Foreign Office Minister hosts first ever UK-Vietnam strategic dialogue

This news article was published under the 2010 to 2015 Conservative and Liberal Democrat coalition government

Foreign Office Minister Jeremy Browne and his Vietnamese counterpart Vice Minister Mr Bui Thanh Son met in London on 26 October 2011 to launch the UK-Vietnam Strategic Dialogue.

The Ministers shared their views on global and regional security developments, including EU ASEAN relations, the South China Sea and the Arab Spring, as well as defence and organised international crime.

Speaking at the Dialogue, the Foreign Office Minister said:

“When I visited Vietnam earlier this year, I was struck by its energy, drive and rapid development. This is a fast-growing economy and one that is expected to grow by more than seven per cent a year by 2015. I want this same energy to be brought to the UK-Vietnam relationship, so that it can develop and thrive in the years to come.

“Vietnam is an important partner for the UK on commercial issues and, increasingly, on global and regional issues. This is what the meeting today is focusing on and I hope that through our discussions we will find more ways of working together and more opportunities for both of our countries.”

This is the first time a Strategic Dialogue has been held between the two countries, and marks a new commitment to strengthen bilateral relationships following the Strategic Partnership Agreement signed in September 2010. Other aspects of strengthened bilateral relations under the Strategic Partnership include an MoU signed on 25 October between the UK’s Royal United Services Institute for Defence and Security Studies (RUSI) and the Diplomatic Academy of Vietnam (DAV).

The Strategic Dialogue comes at a time when the UK and Vietnam are already working closely on a range of long-term issues including climate change, development and education.

The prospect of investing in Vietnam is also becoming more widespread amongst UK businesses, with a recent survey by UK Trade & Investment (UKTI) showing that Vietnam is the second most popular investment destination, after China, in terms of emerging markets.

Full text of the communique:

FCO Minister of State Jeremy Browne and MOFA Vice Minister Bui Thanh Son, accompanied by senior officials from the UK Ministry of Defence and the Home Office and the Vietnamese Ministries of National Defence and Public Security, conducted the inaugural Vietnam-UK Strategic Dialogue meeting in London on 26 October 2011. This realised the commitment made by the two governments in the Strategic Partnership Agreement signed in September 2010. The Strategic Dialogue encompassed discussions on bilateral issues, including defence, organised crime and counter terrorism, as well as regional security. The Strategic Dialogue came the week before the fifth meeting in Hanoi of the UK-Vietnam Joint Economic and Trade Committee chaired by the UK Minister of Business, Innovation and Skills and the Vietnam Minister of Industry and Trade, which both parties hoped would help to further develop and deepen economic and commercial ties.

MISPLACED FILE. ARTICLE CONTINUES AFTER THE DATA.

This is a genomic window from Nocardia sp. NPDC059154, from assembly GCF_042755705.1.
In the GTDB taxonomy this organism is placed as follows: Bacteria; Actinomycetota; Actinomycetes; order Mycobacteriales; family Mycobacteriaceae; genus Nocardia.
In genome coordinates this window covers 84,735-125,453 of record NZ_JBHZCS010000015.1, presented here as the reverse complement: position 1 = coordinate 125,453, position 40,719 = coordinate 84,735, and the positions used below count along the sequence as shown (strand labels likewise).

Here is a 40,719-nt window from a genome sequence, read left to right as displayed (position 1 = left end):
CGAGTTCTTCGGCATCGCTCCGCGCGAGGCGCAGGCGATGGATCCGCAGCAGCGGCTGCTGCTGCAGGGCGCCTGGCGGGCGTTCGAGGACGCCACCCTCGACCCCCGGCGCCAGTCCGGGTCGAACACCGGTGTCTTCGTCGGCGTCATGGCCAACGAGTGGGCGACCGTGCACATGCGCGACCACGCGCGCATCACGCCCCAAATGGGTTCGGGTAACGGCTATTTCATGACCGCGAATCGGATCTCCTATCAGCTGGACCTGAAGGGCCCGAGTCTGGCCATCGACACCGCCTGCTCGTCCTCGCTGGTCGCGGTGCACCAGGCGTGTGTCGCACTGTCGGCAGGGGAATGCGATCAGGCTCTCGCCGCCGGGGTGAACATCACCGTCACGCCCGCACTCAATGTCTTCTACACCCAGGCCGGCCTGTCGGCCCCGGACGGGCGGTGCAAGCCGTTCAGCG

The two sides noted with satisfaction that bilateral relations continue to be strengthened and broadened effectively in 7 areas mentioned in the Strategic Partnership Agreement. In this regard Vietnam reaffirmed its intention to proceed with a proactive and deeper international integration policy. Elevating bilateral relations with the UK through the Strategic Partnership was an important element of this policy. The UK welcomed Vietnam’s intention and also reaffirmed its own commitment to broadening and deepening its relations with Vietnam and the Asia Pacific as a whole. The UK underlined its commitment to further support work in Vietnam on good governance, accountability, transparency and human rights. In order to further enhance the bilateral Strategic Partnership, the UK warmly welcomes the official visit to the UK by the Chairman of the Vietnam National Assembly in early December 2011. Vietnam reiterated PM Nguyen Tan Dung’s invitation to PM David Cameron to make an official visit to Vietnam.